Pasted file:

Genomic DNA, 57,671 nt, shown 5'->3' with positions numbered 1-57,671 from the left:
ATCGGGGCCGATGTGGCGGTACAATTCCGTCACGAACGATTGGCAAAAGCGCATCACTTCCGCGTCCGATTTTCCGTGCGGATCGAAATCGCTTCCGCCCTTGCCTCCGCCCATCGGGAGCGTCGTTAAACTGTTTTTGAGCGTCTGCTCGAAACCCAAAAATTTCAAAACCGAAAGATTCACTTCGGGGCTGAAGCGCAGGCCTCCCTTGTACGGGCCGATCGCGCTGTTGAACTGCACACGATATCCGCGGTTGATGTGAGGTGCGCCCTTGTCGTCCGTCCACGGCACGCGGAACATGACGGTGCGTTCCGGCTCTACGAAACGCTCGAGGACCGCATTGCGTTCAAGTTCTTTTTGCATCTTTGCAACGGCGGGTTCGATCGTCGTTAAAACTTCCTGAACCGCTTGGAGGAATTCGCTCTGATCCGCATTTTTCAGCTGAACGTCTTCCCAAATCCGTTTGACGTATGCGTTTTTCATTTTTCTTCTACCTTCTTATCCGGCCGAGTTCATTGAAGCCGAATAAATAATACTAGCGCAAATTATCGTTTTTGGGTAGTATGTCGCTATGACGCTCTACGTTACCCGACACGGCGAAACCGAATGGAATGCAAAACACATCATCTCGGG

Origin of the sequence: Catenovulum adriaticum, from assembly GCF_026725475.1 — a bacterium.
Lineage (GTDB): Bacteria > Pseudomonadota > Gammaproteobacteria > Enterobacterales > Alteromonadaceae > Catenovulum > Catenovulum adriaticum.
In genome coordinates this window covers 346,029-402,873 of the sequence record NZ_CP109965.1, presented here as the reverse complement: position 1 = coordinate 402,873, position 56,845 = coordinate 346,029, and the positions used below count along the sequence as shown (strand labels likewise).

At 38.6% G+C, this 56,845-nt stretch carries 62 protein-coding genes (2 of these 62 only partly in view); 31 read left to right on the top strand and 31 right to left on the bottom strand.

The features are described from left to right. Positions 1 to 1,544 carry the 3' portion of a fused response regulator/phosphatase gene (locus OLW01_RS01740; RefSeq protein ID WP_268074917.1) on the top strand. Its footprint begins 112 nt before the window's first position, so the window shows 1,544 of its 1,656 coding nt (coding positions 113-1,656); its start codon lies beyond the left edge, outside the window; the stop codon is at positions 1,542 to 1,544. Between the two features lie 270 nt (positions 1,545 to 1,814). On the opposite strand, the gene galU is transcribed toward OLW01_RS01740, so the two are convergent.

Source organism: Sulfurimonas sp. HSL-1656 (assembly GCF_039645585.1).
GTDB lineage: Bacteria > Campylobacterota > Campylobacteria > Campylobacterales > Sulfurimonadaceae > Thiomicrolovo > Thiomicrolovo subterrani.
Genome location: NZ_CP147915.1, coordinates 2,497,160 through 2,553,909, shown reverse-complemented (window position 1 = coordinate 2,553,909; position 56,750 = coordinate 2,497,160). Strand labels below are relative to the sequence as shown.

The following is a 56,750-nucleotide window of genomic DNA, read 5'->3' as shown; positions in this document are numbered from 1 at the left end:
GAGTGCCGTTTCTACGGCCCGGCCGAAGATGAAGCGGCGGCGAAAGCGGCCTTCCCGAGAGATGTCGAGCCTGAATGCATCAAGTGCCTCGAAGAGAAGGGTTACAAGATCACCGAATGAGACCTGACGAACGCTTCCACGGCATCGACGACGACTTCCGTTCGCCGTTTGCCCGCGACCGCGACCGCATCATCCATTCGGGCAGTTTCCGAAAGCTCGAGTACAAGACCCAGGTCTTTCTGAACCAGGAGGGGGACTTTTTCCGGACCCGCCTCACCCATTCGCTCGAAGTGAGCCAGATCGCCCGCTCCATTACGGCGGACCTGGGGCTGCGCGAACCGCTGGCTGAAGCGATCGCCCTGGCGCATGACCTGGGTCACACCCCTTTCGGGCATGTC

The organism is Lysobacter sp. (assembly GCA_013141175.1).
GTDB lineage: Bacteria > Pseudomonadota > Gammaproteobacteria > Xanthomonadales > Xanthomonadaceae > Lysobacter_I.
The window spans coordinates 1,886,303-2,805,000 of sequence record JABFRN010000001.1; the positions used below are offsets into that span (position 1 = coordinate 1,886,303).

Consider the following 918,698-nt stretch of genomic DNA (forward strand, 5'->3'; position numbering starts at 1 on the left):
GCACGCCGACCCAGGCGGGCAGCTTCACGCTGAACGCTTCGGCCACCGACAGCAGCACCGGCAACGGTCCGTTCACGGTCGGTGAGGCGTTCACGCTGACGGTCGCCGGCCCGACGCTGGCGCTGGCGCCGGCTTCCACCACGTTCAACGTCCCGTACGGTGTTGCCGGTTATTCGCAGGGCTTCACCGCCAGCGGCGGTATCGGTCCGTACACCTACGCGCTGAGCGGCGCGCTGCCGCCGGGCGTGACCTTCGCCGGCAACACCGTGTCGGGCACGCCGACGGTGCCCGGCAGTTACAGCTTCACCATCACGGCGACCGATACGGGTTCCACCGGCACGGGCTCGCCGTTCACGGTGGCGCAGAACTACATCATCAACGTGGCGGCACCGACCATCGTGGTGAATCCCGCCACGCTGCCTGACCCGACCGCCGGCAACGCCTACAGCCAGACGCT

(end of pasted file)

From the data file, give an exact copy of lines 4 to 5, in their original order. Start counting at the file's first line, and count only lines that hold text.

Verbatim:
Lineage (GTDB): Bacteria > Pseudomonadota > Gammaproteobacteria > Enterobacterales > Alteromonadaceae > Catenovulum > Catenovulum adriaticum.
In genome coordinates this window covers 346,029-402,873 of the sequence record NZ_CP109965.1, presented here as the reverse complement: position 1 = coordinate 402,873, position 56,845 = coordinate 346,029, and the positions used below count along the sequence as shown (strand labels likewise).